First Night: Guns N' Roses, Reading Festival
Axl flounders as Reading made to wait for its rock fix
Saturday 28 August 2010
The boos must echo through Axl Rose's dressing room.
An hour after he and the shattered substitutes for his band, Guns N' Roses, are due onstage, he still refuses to walk out to play to his public. When he does, with the title track for the album Chinese Democracy, which it took him 18 ludicrous years to finish, the boos barely relent. The Reading Festival's proud British rock crowd treat this exhausted, insulting star with contempt.
At the end of the first night of what may end as a legendary Reading Festival, the car crash that was expected of Rose duly piled into a wall.
His scraped-smooth, red-raw skin makes Mickey Rourke's look normal. His cheap silver jacket looks like one you might pick up outside a Las Vegas gig by a Guns N' Roses tribute act, who would play with more commitment. His voice loosely recalls Cartman, South Park's eight-year-old anarchist, when whining about his homework.
The early part of the set includes cult tracks from Guns N'Roses' debut album, Appetite for Destruction, from which fans stagger away in shame. The Replacements' bassist Tommy Stinson has been dragooned into what might mercifully be Axl's last stand. He can do nothing for the sad, slack stumble this band has become. Even "Welcome to the Jungle" is dribbled out with no meaning. Fireworks flare to fool the rubes, Axl sputters, and lets his career die. Only the bell-boy still owed money at whatever Royal Berkshire hotel he's staying after this nightmarish one-night stand might wish him well, for one night only.
For "Sweet Child O' Mine", he changes into a red check shirt that would go down well in a country bar on a slow Monday. He tinkles away at a keyboard – as if he's an artist – but never says sorry when he falls far short. The contempt of this tinny, redundant show by a blissfully ignorant ex-star is mutual long before the end.
Last year's Reading was the dullest in memory. But there's far more potential this year for the chaos, anarchy and inspiration rock'n'roll always promises. Guns N' Roses suggest you be careful what you wish for. But Pete Doherty's reformed The Libertines, due tomorrow, along with the highly anticipated return of exuberant critics' favourites Arcade Fire, promise explosive behaviour. As does a defiant reconnection with Reading's headbanging, hard-rock spirit, from Queens of the Stone Age on Friday to Blink 182 at the weekend's close.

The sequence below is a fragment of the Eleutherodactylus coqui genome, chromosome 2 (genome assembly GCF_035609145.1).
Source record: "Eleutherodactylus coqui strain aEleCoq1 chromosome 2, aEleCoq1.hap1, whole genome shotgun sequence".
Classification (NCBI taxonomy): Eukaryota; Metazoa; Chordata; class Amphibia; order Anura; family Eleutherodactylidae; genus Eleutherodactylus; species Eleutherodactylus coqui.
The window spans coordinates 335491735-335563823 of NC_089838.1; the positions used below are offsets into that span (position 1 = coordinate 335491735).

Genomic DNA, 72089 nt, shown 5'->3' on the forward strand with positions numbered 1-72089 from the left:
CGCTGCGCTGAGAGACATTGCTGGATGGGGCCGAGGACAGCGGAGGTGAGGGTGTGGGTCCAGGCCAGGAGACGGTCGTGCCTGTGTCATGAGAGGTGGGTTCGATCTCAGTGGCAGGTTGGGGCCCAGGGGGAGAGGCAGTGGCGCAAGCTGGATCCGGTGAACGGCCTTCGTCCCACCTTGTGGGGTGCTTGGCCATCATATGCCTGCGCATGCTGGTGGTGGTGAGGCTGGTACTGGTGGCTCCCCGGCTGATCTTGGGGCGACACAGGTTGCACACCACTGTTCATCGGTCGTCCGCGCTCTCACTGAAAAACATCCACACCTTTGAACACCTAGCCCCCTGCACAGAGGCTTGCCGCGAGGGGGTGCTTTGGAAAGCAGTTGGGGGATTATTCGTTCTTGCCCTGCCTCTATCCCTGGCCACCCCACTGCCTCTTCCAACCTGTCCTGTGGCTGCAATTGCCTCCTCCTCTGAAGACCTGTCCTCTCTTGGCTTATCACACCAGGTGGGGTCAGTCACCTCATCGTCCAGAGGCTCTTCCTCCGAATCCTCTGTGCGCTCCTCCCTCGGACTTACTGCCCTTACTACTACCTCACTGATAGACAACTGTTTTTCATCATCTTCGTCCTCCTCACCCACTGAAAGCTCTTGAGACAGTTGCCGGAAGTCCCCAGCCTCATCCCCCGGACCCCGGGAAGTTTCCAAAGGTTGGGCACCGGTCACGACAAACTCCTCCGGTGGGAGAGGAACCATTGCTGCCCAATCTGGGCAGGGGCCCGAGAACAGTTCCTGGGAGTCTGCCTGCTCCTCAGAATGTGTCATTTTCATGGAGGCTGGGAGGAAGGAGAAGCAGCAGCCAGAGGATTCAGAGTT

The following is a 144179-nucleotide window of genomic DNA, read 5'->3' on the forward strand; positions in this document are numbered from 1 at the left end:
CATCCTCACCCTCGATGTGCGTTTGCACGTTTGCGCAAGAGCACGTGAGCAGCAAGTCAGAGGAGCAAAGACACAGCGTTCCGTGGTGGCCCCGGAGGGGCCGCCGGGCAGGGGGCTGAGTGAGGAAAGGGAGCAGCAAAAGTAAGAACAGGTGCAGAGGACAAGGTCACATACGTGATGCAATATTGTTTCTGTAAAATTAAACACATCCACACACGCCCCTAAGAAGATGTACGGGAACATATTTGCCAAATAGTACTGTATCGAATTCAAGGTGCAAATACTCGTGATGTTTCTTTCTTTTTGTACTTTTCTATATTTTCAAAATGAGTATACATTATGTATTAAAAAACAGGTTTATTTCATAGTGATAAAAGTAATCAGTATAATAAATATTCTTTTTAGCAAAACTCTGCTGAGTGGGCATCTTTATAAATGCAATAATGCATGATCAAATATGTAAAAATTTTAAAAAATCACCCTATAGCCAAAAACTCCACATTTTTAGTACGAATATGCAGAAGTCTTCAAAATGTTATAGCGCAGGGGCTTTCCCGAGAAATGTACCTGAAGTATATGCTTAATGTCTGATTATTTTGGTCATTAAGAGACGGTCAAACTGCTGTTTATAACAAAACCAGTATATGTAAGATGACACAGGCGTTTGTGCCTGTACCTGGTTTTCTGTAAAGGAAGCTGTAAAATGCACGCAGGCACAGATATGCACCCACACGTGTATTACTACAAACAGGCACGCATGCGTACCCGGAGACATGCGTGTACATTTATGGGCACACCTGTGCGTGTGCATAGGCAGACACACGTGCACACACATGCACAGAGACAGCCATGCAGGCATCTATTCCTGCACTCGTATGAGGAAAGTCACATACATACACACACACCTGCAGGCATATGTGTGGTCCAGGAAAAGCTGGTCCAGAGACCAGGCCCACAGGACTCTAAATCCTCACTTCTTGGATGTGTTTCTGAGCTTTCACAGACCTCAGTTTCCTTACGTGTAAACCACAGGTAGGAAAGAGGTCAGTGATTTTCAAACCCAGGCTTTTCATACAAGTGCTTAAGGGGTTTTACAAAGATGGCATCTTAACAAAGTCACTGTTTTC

The increasingly middle-class and mature nature of newer festivals such as Latitude and Cornbury has never been Reading's way. The rock festival as teenage rite of passage and test of endurance always comes into its own as tents start to sink out of sight, and cleanliness is left behind for the weekend, along with mum and dad.
The unlikely sight of the baking, cracked moonscape of Glastonbury this June – where festival-goers more used to taking precautions for trenchfoot suffered blistered skin from the endless sun – was suddenly a fond memory, when Reading in its early hours looked set to be a swamp. The sun and cloud of a typical late summer evening, and the unimpressively ankle-high spatters on the boots of those jostling to see Friday's first big names, Lostprophets and Biffy Clyro, meant a real, blackly liquid mudbath would, in fact, be averted. Many were disappointed at that. But the contempt for Axl confirmed that there was a real rock festival waiting to take place.
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